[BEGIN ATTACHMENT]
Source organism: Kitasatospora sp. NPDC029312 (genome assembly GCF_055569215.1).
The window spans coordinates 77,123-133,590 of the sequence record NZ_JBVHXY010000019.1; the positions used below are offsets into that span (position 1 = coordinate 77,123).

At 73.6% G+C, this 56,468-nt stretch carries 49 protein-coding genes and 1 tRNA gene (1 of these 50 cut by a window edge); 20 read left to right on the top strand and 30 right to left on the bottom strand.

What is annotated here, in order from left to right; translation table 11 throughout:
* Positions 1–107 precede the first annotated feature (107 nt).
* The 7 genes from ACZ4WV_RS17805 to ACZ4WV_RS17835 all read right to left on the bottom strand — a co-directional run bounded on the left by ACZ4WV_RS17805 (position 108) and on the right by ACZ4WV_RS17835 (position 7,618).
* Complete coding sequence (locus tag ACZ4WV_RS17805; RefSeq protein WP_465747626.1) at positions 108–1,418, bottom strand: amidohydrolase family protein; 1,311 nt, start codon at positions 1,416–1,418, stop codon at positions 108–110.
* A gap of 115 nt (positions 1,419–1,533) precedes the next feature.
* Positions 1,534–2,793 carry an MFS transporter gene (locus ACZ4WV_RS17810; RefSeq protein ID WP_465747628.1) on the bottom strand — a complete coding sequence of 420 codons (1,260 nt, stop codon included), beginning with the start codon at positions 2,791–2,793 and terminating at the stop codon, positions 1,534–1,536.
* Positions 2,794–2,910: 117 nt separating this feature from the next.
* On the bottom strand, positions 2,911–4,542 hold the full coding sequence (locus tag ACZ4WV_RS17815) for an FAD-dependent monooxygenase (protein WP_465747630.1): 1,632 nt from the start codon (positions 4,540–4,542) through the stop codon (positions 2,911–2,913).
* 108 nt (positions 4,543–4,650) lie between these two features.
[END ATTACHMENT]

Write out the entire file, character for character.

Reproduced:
Source organism: Kitasatospora sp. NPDC029312 (genome assembly GCF_055569215.1).
The window spans coordinates 77,123-133,590 of the sequence record NZ_JBVHXY010000019.1; the positions used below are offsets into that span (position 1 = coordinate 77,123).

At 73.6% G+C, this 56,468-nt stretch carries 49 protein-coding genes and 1 tRNA gene (1 of these 50 cut by a window edge); 20 read left to right on the top strand and 30 right to left on the bottom strand.

What is annotated here, in order from left to right; translation table 11 throughout:
* Positions 1–107 precede the first annotated feature (107 nt).
* The 7 genes from ACZ4WV_RS17805 to ACZ4WV_RS17835 all read right to left on the bottom strand — a co-directional run bounded on the left by ACZ4WV_RS17805 (position 108) and on the right by ACZ4WV_RS17835 (position 7,618).
* Complete coding sequence (locus tag ACZ4WV_RS17805; RefSeq protein WP_465747626.1) at positions 108–1,418, bottom strand: amidohydrolase family protein; 1,311 nt, start codon at positions 1,416–1,418, stop codon at positions 108–110.
* A gap of 115 nt (positions 1,419–1,533) precedes the next feature.
* Positions 1,534–2,793 carry an MFS transporter gene (locus ACZ4WV_RS17810; RefSeq protein ID WP_465747628.1) on the bottom strand — a complete coding sequence of 420 codons (1,260 nt, stop codon included), beginning with the start codon at positions 2,791–2,793 and terminating at the stop codon, positions 1,534–1,536.
* Positions 2,794–2,910: 117 nt separating this feature from the next.
* On the bottom strand, positions 2,911–4,542 hold the full coding sequence (locus tag ACZ4WV_RS17815) for an FAD-dependent monooxygenase (protein WP_465747630.1): 1,632 nt from the start codon (positions 4,540–4,542) through the stop codon (positions 2,911–2,913).
* 108 nt (positions 4,543–4,650) lie between these two features.